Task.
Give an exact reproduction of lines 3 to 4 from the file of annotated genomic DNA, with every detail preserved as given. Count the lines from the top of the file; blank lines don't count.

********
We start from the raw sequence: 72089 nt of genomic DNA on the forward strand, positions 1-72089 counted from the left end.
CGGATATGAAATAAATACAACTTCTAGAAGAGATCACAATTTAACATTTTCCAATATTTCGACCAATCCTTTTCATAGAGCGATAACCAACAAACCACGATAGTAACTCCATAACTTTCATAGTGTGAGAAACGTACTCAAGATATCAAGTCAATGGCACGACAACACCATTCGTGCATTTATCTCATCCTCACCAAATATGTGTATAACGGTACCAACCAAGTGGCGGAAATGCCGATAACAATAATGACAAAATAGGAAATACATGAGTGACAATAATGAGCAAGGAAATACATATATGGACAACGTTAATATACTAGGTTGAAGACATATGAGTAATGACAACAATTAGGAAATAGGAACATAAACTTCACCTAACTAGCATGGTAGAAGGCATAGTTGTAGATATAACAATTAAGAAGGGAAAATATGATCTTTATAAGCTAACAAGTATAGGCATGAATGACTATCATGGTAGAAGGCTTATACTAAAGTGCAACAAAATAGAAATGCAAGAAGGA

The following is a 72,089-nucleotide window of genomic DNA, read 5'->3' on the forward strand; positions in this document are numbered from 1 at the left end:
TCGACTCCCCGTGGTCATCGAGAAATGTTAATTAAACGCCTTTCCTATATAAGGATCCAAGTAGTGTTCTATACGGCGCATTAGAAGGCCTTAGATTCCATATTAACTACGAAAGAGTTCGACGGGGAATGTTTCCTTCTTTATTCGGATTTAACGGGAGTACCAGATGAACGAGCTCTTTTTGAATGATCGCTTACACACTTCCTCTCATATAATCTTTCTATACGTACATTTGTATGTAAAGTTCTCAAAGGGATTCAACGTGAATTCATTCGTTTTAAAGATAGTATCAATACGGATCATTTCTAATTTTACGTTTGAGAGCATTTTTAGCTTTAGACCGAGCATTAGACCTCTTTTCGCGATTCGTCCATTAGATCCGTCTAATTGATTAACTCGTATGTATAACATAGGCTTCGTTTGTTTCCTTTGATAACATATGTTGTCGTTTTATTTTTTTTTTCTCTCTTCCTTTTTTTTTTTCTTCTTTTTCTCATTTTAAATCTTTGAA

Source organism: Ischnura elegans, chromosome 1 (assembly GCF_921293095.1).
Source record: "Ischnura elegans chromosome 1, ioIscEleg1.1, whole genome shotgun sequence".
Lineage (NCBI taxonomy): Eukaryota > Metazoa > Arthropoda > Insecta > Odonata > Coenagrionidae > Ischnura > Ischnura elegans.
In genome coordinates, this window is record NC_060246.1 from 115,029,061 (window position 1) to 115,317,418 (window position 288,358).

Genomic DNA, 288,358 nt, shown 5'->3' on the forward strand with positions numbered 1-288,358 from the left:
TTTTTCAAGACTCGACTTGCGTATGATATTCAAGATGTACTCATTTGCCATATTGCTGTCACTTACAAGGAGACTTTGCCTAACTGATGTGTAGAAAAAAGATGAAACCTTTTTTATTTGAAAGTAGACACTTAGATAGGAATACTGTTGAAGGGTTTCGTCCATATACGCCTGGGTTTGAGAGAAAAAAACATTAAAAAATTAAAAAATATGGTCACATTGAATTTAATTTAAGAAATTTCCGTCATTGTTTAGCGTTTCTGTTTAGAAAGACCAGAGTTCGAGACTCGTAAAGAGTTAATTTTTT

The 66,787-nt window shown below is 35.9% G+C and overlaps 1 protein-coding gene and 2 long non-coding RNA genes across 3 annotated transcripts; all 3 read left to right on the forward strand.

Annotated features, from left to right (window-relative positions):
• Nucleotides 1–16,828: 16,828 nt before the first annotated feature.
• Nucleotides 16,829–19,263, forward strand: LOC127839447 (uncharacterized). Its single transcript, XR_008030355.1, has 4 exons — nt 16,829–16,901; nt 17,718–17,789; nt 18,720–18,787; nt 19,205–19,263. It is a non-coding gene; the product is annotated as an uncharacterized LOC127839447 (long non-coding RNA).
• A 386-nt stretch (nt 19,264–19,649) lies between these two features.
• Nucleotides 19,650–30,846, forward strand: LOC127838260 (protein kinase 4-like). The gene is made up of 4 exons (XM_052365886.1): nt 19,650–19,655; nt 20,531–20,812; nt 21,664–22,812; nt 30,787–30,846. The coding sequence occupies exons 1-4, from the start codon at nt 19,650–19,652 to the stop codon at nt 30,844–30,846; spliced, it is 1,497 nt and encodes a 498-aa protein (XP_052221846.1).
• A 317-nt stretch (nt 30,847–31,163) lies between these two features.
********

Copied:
The following is a 72,089-nucleotide window of genomic DNA, read 5'->3' on the forward strand; positions in this document are numbered from 1 at the left end:
TCGACTCCCCGTGGTCATCGAGAAATGTTAATTAAACGCCTTTCCTATATAAGGATCCAAGTAGTGTTCTATACGGCGCATTAGAAGGCCTTAGATTCCATATTAACTACGAAAGAGTTCGACGGGGAATGTTTCCTTCTTTATTCGGATTTAACGGGAGTACCAGATGAACGAGCTCTTTTTGAATGATCGCTTACACACTTCCTCTCATATAATCTTTCTATACGTACATTTGTATGTAAAGTTCTCAAAGGGATTCAACGTGAATTCATTCGTTTTAAAGATAGTATCAATACGGATCATTTCTAATTTTACGTTTGAGAGCATTTTTAGCTTTAGACCGAGCATTAGACCTCTTTTCGCGATTCGTCCATTAGATCCGTCTAATTGATTAACTCGTATGTATAACATAGGCTTCGTTTGTTTCCTTTGATAACATATGTTGTCGTTTTATTTTTTTTTTCTCTCTTCCTTTTTTTTTTTCTTCTTTTTCTCATTTTAAATCTTTGAA